Always does an incredible job of all of that in this Like a Girl video. It’s really difficult to scale authenticity, but Always really hits it home. They looked beyond their products to who they were selling them too and then talked about something that mattered to those people.

Their audience is 100% female and they tapped into that, into genuine concerns and social issues that face women. It’s real and it’s memorable and it’s entirely relevant to their brand and their audiences. As a mom who’s raising a girl, this campaign is certainly something that feels very genuine to me, something that I feel strongly about supporting, and that I’d like to be a part of.


Courtney’s Pick

How giant websites design for you (and a billion others, too)

by Margaret Gould Stewart, TED Talks

Courtney

Courtney

Though Margaret Gould Stewart speaks for some pretty ginormous brands and talks about design – or, really, more specifically, user experience – on a pretty ginormous scale, the home truths she delivers are applicable even for much smaller brands on much smaller scales.

While there may not be global outcry when we or one of our clients changes the design or process for our sites, we still always need to be informed by data and driven by human empathy and intuition. We may not need to spend 280 hours redesigning a single button, but we need to be aware of how changes impact our audience.

We may not need to consult with conflict resolution experts or the universal principles of polite language (which is, apparently, a thing), but we should always be thinking about how real live people interact with what we’ve given them.

This talk isn’t revolutionary but a solid reminder that even giants like Google, Facebook, and Youtube not only can’t afford to ignore the people that they serve but that they shouldn’t ignore them. That losing sight of the real people behind the screens doesn’t only mean failing in your user experience, but failing in your mission.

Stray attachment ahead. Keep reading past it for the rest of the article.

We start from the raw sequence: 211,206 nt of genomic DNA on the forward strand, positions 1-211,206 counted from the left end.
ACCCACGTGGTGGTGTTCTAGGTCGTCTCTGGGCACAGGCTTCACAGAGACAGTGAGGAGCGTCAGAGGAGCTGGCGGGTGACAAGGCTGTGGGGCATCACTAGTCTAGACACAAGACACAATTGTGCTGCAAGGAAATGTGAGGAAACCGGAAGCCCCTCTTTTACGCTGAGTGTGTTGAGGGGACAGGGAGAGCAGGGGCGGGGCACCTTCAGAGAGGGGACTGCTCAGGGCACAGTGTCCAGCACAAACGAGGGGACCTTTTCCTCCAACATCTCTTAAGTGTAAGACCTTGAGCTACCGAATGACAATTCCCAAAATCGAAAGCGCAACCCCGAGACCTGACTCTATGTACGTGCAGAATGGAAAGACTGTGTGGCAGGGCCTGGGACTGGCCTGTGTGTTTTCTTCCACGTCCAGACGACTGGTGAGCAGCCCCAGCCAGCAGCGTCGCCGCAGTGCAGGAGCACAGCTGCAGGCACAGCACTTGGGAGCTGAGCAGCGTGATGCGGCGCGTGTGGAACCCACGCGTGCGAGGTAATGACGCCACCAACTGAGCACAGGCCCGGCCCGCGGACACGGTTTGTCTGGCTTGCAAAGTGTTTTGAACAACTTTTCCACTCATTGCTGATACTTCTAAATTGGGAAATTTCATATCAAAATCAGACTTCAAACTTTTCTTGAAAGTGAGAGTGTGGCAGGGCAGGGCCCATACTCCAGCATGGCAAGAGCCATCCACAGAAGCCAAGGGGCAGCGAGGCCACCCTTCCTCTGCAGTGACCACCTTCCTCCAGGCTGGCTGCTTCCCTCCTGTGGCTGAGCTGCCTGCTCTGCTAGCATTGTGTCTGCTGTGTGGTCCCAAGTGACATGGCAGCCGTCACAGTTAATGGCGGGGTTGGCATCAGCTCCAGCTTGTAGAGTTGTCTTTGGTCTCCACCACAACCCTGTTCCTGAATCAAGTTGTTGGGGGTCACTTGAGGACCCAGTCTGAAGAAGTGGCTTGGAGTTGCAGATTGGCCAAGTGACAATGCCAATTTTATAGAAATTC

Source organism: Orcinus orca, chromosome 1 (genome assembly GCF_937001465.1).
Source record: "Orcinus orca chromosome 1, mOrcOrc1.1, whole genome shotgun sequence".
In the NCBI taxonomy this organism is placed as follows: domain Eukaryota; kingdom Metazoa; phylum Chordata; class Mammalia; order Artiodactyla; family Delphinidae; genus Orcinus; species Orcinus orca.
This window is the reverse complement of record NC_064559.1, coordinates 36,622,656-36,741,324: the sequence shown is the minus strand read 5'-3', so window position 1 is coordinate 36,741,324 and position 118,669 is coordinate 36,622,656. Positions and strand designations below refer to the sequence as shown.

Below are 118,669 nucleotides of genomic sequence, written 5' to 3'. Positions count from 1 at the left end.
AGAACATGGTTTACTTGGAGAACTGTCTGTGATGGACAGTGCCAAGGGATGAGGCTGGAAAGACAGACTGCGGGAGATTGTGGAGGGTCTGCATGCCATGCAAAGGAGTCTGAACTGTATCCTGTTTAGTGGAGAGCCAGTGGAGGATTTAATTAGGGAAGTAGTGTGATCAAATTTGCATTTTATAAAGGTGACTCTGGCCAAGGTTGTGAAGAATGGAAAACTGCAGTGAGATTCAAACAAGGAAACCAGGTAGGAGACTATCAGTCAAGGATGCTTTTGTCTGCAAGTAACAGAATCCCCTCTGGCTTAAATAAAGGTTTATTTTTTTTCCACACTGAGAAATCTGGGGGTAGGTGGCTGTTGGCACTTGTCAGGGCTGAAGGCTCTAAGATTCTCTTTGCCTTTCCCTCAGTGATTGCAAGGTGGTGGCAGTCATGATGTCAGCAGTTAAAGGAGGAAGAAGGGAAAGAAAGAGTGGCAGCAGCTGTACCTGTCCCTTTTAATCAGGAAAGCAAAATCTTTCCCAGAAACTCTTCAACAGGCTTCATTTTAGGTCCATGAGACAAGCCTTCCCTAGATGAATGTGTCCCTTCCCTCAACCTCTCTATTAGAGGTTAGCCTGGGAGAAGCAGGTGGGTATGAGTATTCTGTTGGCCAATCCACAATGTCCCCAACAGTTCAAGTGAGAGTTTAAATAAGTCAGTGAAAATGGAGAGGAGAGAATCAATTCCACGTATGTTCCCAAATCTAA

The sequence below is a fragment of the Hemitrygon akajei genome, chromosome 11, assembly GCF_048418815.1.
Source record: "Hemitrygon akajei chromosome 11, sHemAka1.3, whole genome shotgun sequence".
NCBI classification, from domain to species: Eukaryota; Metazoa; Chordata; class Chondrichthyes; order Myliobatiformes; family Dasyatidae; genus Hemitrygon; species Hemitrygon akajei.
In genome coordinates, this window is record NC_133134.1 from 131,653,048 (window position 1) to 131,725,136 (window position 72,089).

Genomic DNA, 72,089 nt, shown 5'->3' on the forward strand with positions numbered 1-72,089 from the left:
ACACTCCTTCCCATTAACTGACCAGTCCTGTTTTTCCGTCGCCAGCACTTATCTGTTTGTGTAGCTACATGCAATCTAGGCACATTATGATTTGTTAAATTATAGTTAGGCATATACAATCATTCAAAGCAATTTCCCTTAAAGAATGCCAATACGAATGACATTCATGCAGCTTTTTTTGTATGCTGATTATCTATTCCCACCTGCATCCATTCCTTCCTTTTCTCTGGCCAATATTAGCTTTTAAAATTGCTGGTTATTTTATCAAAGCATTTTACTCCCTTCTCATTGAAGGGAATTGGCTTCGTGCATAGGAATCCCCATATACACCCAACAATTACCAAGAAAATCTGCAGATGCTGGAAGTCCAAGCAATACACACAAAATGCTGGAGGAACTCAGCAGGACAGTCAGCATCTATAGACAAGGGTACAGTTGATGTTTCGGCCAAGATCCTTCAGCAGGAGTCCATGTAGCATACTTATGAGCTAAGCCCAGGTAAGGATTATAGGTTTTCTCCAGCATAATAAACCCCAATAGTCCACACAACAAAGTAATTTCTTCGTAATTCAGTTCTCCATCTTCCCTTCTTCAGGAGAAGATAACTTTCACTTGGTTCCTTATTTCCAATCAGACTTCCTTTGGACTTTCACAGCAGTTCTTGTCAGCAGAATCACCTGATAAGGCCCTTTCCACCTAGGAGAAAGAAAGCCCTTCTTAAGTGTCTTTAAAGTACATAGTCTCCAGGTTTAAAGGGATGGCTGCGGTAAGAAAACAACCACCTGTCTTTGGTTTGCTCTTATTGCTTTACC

Also…some great tips on how to get those really embarrassing karaoke photos taken down. So…bonus.


Ayelet’s Pick

Building a Community by Letting Go

by Tina Roth Eisenberg

Ayelet

Ayelet

I went to CMX Summit in June 2014 and was treated to a wonderful keynote presentation on the first day by Tina Roth Eisenberg, who I had never heard of before this conference. Tina is a serial entrepreneur in New York City and many of her businesses are directly related to a natural community growth. She talks through her experiences in building Creative Mornings, a breakfast lecture series for the creative community, into a large organization with hosts spread throughout the world, as well as starting a co-working space in Brooklyn.

The main message of this session was that a community grows best when you let go and stop trying to control it. Let it grow organically from what the community members want and grow it will! Whether you’re looking for validation of your efforts in working on an established community or are just beginning to build your community, this session is well worth a watch.

Watch the video


Ann’s Pick

The Tribes We Lead

by Seth Godin

Ann

Ann

I often struggle to explain what I do to at work to those around me outside of work. Words like search engine optimization, social media, and branding are great, but we really do so much more than that. And “marketing agency” definitely doesn’t do it justice.

Two months ago I shared Derek Sivers’ TED talk about leadership and how to start a movement. I’m circling back to another TED talk, this time around by Seth Godin, titled The Tribes We Lead.

Godin labels this point in time in which we’re living, thanks to the Internet, as the age of tribes. Obviously tribes existed way before the days of the world wide web, but today, you can connect with anyone for the simple reason that you want to be connected to them (regardless of location). Godin says tribe leaders are those who lead and connect ideas and people. They’re the ones who say that something is important and that we need to organize around it. Then the tribe leaders (and their first followers of course) start sharing this idea and getting people connected to it. Those people in turn share the idea and get even more people connected. Tribes are all about connection.

Which I guess is one way to look at the work we do: connection. It’s more than advertising. It’s more than marketing. We work with companies who are committed to a cause. And we help those leaders build their tribe.


Deleted Scenes

Because what self-respecting movie-lover and TV aficionado doesn’t understand the inherent attraction of a little something extra, adding a little more insight into what the creators were thinking or who they are?

What follows are other videos that made the shortlist but not the finals, for various reasons. (They’re still pretty excellent, though.) You get bonus points for guessing who suggested what.